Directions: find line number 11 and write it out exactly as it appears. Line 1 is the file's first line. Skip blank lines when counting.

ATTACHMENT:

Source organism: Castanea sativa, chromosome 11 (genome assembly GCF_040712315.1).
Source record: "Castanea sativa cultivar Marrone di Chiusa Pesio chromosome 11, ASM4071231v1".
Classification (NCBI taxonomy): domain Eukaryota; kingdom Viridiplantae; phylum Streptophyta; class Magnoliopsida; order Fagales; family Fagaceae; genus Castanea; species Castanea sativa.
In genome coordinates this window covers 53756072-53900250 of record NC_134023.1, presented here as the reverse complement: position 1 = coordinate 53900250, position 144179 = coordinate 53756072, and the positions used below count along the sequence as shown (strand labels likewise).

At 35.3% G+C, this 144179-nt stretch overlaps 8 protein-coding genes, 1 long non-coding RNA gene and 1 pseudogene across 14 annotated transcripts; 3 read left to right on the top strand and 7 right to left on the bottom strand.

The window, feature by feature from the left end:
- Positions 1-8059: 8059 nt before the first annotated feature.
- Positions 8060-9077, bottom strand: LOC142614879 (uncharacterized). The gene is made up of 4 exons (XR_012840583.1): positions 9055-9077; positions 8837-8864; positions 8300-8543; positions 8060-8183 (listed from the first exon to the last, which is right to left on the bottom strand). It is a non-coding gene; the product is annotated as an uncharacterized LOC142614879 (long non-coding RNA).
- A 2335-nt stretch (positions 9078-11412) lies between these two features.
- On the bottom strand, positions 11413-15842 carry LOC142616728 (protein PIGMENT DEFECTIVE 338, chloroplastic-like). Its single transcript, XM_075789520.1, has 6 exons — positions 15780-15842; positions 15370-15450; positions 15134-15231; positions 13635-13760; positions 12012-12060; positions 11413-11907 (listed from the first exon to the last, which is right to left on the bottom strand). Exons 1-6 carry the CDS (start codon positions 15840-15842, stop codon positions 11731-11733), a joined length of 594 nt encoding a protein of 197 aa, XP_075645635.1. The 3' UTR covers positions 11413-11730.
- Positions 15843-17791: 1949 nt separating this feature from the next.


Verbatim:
- Positions 15843-17791: 1949 nt separating this feature from the next.